U.S. public utility suffers a compromise
The unidentified utility was vulnerable to a brute-force cyber security attack, where hackers try different combinations of passwords until they find the right one.
A public utility in the U.S. suffered a compromise after attackers took advantage of a weak password security system.
The utility's control system was accessible via Internet-facing hosts and used a simple password system, wrote the Industrial Control Systems Cyber Emergency Response Team (ICS-CERT) in a report on incidents covering the first quarter of this year.
The unidentified utility was vulnerable to a brute-force attack, where hackers try different combinations of passwords until they find the right one. An investigation showed the utility suffered an attack before.
"It was determined that the systems were likely exposed to numerous security threats, and previous intrusion activity was also identified," ICS-CERT wrote in the report.
The U.S. government continues to warn critical infrastructure players like power and water plants they remain at risk of cyber attack, as many of their IT systems have not undergone an audit for vulnerabilities and configuration mistakes.
ICS-CERT warned it is easy for hackers using search engines such as Google and SHODAN to find Internet-connected control systems "that were not intended to be Internet facing."
The report described a second cyber attack, but did not give further details.
"In that instance, an Internet-connected control system that operated a mechanical device ended up accessed by an attacker using a cellular modem. The access was through a SCADA (supervisory control and data acquisition) protocol," ICS-CERT said.
"The device was directly Internet accessible and was not protected by a firewall or authentication access controls," ICS-CERT wrote.
The attacker appears to have struck at the wrong time as the device was undergoing scheduled maintenance and ended up disconnected from the control system.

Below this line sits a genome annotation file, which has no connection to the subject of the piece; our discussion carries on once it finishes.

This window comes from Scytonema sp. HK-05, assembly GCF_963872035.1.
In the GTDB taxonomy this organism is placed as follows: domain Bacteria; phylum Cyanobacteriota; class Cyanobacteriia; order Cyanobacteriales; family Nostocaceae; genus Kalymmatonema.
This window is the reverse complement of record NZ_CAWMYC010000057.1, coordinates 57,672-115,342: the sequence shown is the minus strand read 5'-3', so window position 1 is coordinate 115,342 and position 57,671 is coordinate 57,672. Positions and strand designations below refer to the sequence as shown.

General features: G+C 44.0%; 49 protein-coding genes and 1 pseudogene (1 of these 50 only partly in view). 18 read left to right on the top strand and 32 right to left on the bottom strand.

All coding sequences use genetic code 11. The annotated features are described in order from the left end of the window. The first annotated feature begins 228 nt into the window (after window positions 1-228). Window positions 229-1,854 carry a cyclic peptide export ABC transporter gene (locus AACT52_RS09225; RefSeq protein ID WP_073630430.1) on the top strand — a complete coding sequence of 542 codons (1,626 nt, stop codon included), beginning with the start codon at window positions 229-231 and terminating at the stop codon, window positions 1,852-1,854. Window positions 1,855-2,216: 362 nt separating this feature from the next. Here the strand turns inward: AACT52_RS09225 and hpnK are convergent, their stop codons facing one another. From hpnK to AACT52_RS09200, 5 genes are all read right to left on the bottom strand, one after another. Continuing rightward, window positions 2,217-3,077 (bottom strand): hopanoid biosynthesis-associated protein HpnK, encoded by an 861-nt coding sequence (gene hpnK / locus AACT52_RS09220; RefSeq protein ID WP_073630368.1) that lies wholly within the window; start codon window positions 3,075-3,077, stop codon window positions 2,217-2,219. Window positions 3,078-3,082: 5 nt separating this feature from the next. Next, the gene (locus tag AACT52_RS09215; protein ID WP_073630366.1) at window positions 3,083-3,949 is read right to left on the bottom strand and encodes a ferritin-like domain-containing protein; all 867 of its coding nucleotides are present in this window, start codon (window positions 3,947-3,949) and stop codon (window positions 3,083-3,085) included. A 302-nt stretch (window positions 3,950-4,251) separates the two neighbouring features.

"In the first quarter of this year, ICS-CERT advised 20 energy, water, nuclear and transportation utilities on identifying vulnerabilities and how to improve their cyber defenses," the report said.
Gregory Hale is the editor and founder of Industrial Safety and Security Source (ISSSource.com), a news and information website covering safety and security issues in the manufacturing automation sector. This content originally appeared here. Edited by Brittany Merchut, Project Manager, CFE Media, firstname.lastname@example.org
- Events & Awards
- Magazine Archives
- Oil & Gas Engineering
- Salary Survey
- Digital Reports
- Survey Prize Winners
Annual Salary Survey
Before the calendar turned, 2016 already had the makings of a pivotal year for manufacturing, and for the world.
There were the big events for the year, including the United States as Partner Country at Hannover Messe in April and the 2016 International Manufacturing Technology Show in Chicago in September. There's also the matter of the U.S. presidential elections in November, which promise to shape policy in manufacturing for years to come.
But the year started with global economic turmoil, as a slowdown in Chinese manufacturing triggered a worldwide stock hiccup that sent values plummeting. The continued plunge in world oil prices has resulted in a slowdown in exploration and, by extension, the manufacture of exploration equipment.
Read more: 2015 Salary Survey